It's actually been quite a while since I've read any of his books. Probably The Fourth Hand (2001) is the most recent novel of his that I've read. I need to catch up!

Margaret Atwood

Oryx and Crake by Margaret Atwood The Year of the Flood by Margaret Atwood MaddAddam by Margaret Atwood

I loved, loved, loved Atwood's MaddAddam trilogy. Who cares if she doesn't want it labeled as science fiction !? It doesn't change the fact that she created an interesting, if depressing, speculative dystopian apocalypse. Sometimes it bothers me if a book or a series of books changes perspectives drastically from one character to another (A Song of Ice and Fire excepted), but I was just as involved in each of the characters throughout this series. Really wonderful series that I would highly recommend.

Ursula K. Le Guin

A Wizard of Earthsea by Ursula K. Le Guin The Tombs of Atuan by Ursula K. Le Guin The Farthest Shore by Ursula K. Le Guin
The covers I remember from my teens
I've read all of Le Guin's Earthsea books except the last, The Other Wind (2001). Somehow, that one slipped through the cracks. I remember reading the original Earthsea trilogy when I was probably in my teens. I found it so dark and creepily cultish. It almost felt dangerous to be reading it.

Recently, I've also been reading the Hainish science fiction series. There are a lot of books and short stories in the Hainish Cycle, some better than others. The Left Hand of Darkness (1969) and The Word for World is Forest (1972), I thought, were some of the better ones. Rocannon's World (1966), I thought was not so good. But it was only Le Guin's first novel to be published.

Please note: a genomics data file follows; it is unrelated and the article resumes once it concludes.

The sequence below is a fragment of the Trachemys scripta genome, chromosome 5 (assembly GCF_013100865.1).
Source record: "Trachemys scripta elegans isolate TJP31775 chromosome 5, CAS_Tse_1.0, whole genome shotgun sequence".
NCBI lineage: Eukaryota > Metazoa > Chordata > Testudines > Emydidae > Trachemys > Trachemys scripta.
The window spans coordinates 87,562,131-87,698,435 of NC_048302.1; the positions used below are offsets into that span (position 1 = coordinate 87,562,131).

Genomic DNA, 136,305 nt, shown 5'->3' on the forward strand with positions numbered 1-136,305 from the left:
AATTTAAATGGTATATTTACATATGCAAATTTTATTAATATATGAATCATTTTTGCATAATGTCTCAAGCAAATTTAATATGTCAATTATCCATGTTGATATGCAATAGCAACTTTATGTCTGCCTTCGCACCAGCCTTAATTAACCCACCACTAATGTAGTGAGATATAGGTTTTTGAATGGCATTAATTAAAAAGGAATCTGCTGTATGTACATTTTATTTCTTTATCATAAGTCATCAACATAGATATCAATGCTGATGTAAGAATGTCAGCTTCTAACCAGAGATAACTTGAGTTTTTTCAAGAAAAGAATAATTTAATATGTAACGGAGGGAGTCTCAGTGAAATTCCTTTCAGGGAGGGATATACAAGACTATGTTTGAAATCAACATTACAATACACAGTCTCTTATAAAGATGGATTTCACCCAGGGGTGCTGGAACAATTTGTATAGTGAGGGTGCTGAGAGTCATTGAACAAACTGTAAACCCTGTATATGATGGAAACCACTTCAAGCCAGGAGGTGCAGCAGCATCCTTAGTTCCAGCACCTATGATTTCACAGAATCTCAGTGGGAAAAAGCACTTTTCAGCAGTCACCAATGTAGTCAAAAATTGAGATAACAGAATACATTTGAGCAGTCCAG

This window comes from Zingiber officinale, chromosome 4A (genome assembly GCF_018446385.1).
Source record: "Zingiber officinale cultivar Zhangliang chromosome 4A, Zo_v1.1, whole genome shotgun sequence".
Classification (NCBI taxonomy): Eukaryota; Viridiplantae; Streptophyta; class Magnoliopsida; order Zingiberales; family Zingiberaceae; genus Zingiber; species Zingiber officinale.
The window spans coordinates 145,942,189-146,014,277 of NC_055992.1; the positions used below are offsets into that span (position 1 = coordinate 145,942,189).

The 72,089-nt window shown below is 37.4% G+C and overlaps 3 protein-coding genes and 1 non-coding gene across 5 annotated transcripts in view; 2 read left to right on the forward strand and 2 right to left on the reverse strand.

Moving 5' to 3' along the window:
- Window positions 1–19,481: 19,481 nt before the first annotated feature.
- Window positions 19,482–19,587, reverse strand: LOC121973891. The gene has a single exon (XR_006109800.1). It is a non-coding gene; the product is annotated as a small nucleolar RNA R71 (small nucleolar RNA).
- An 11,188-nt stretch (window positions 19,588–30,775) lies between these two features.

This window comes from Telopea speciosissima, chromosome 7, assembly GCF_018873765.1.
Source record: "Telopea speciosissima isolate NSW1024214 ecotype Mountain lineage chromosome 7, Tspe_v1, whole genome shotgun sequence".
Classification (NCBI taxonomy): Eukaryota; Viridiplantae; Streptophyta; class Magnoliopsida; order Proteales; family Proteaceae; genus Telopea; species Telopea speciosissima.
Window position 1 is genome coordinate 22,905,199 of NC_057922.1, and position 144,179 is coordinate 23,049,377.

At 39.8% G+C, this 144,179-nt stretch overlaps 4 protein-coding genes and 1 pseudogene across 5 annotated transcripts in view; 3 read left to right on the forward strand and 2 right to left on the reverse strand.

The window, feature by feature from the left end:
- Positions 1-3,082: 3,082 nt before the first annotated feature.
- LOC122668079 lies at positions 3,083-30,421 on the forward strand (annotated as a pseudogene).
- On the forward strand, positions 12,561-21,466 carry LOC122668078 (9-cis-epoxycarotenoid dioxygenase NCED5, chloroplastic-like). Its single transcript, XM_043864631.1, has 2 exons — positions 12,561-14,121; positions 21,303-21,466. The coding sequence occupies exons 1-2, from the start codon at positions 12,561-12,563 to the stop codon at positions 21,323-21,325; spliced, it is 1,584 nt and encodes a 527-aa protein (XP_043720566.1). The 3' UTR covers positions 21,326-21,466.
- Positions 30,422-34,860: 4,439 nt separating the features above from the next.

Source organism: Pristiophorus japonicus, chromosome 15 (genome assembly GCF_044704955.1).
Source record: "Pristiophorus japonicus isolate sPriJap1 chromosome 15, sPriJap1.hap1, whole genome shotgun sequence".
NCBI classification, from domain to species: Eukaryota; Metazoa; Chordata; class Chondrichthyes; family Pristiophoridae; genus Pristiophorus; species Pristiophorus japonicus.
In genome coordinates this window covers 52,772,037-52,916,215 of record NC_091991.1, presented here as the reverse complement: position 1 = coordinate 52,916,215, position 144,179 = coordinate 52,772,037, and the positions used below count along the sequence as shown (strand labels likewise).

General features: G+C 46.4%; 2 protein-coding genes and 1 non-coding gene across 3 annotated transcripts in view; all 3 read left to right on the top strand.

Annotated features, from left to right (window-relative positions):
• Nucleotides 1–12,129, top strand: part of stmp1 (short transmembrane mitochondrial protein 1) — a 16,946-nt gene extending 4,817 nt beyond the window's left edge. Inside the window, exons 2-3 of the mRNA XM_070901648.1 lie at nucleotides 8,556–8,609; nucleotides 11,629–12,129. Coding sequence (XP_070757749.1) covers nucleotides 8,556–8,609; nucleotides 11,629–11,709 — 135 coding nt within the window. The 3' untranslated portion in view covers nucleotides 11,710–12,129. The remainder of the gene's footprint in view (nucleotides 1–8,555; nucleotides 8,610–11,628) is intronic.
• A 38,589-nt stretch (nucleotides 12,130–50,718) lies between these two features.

David Sedaris

Holidays on Ice by David Sedaris
When You Are Engulfed in Flames by David Sedaris Me Talk Pretty One Day by David Sedaris

OK, if you've never heard his Santaland Diaries, please stop now and go listen to it!

If you're still with me, listen to his “Papa Was Not A Rolling Stone” performance.

If you like it, go read the rest of his books, or better yet, listen to them as audiobooks. Knowing his delivery might be somewhat crucial to appreciating his written work.

If you don't like it ... well, maybe I just don't want to know you. (Not really, I know humor is a personal taste and what I find hilarious, you might not care for at all.)

But, really, if you don't like it, there must be something wrong with you. ;)